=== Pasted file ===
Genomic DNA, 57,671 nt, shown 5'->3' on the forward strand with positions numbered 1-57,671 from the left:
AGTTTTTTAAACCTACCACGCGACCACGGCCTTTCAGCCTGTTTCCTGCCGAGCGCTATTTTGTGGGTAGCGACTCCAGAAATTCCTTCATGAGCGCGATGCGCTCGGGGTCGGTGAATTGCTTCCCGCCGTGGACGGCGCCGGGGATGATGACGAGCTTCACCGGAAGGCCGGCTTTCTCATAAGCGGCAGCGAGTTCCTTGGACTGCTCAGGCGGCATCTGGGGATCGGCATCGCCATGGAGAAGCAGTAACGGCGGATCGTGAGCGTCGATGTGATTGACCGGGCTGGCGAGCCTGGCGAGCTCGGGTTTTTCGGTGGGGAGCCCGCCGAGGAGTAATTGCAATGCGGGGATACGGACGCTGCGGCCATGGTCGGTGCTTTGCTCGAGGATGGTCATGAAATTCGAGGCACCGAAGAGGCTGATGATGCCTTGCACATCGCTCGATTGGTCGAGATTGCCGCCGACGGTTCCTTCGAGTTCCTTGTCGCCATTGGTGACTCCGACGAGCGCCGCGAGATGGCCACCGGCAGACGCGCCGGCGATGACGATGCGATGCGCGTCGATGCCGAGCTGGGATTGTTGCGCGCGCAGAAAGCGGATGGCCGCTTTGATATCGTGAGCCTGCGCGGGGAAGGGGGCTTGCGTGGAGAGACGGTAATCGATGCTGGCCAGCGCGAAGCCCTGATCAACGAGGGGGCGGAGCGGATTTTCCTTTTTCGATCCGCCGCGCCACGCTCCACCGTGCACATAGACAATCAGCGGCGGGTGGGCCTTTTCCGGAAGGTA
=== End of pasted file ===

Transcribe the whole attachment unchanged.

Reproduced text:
Genomic DNA, 57,671 nt, shown 5'->3' on the forward strand with positions numbered 1-57,671 from the left:
AGTTTTTTAAACCTACCACGCGACCACGGCCTTTCAGCCTGTTTCCTGCCGAGCGCTATTTTGTGGGTAGCGACTCCAGAAATTCCTTCATGAGCGCGATGCGCTCGGGGTCGGTGAATTGCTTCCCGCCGTGGACGGCGCCGGGGATGATGACGAGCTTCACCGGAAGGCCGGCTTTCTCATAAGCGGCAGCGAGTTCCTTGGACTGCTCAGGCGGCATCTGGGGATCGGCATCGCCATGGAGAAGCAGTAACGGCGGATCGTGAGCGTCGATGTGATTGACCGGGCTGGCGAGCCTGGCGAGCTCGGGTTTTTCGGTGGGGAGCCCGCCGAGGAGTAATTGCAATGCGGGGATACGGACGCTGCGGCCATGGTCGGTGCTTTGCTCGAGGATGGTCATGAAATTCGAGGCACCGAAGAGGCTGATGATGCCTTGCACATCGCTCGATTGGTCGAGATTGCCGCCGACGGTTCCTTCGAGTTCCTTGTCGCCATTGGTGACTCCGACGAGCGCCGCGAGATGGCCACCGGCAGACGCGCCGGCGATGACGATGCGATGCGCGTCGATGCCGAGCTGGGATTGTTGCGCGCGCAGAAAGCGGATGGCCGCTTTGATATCGTGAGCCTGCGCGGGGAAGGGGGCTTGCGTGGAGAGACGGTAATCGATGCTGGCCAGCGCGAAGCCCTGATCAACGAGGGGGCGGAGCGGATTTTCCTTTTTCGATCCGCCGCGCCACGCTCCACCGTGCACATAGACAATCAGCGGCGGGTGGGCCTTTTCCGGAAGGTA